At Valley Animal Hospital we use the latest anesthetic agents as well as gas anesthetic machines to deliver oxygen as well as the gas anesthetic.
In addition to trained surgical technicians being present during all anesthetic procedures, we monitor our patients using the latest equipment seen here on the photo at right. In the unlikely event that a patient develops a problem during the anesthetic process, the monitors allow us to catch the problem and take corrective action long before any potential collapse of major organs occurs. Using this equipment, we monitor the following vital signs:
- SpO2 - this is the concentration of oxygen in the blood stream.
- Pulse - this monitors the strength of the heartbeat and gives us advance warning of cardiac weakness.
- Respiration - this is how many times the patient is breathing every minute.
- Temperature - this helps us prevent a low body temperature that could result in a state of hypothermia. This is especially true in surgeries lasting greater than 1/2 hour.
- ECG or Electrocardiogram - here, we monitor for any irregularities of the heartbeat
- End Tidal Carbon Dioxide- measuring the amount of carbon dioxide during expiration gives us an idea of how well the patient is breathing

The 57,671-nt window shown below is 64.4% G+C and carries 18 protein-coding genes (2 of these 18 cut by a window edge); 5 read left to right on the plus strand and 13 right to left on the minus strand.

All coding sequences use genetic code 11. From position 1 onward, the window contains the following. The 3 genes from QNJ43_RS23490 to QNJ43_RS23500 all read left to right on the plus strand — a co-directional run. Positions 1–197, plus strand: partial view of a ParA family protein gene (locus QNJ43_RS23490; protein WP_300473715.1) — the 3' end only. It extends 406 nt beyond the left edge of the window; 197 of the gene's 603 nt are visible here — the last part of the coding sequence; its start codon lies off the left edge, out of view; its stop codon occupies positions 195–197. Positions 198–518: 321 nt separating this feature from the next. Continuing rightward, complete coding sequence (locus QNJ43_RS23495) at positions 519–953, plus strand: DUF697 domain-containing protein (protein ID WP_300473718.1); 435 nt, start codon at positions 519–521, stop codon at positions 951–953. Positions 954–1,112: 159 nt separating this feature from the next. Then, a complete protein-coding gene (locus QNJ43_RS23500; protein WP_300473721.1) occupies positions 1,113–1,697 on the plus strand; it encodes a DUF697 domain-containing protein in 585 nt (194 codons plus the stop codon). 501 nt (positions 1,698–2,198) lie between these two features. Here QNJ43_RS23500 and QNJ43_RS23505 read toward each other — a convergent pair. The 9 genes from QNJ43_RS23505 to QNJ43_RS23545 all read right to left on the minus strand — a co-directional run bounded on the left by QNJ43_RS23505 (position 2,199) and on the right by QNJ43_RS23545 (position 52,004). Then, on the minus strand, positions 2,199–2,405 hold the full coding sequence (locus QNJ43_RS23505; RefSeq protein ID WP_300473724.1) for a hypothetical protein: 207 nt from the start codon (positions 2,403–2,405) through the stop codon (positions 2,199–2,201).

- Blood Pressure- should the blood pressure drop too low, the pet becomes as high risk of developing kidney problems.
Every patient that undergoes a general anesthetic will have an intravenous catheter placed in their arm or leg. This provides an additional level of safety as fluids can be given during the anesthesia to help prevent dangerous low blood pressure. We can also administer pain medications and antibiotics as needed during and after surgery. Should an anesthetic emergency occur, we already have emergency access to administer medications to treat the emergency.
For longer anesthetic procedures, we keep your pets temperature stable by using a Bair Hugger. This piece of equipment creates a warm air blanket around your pet to help prevent hypothermia (low body temperature).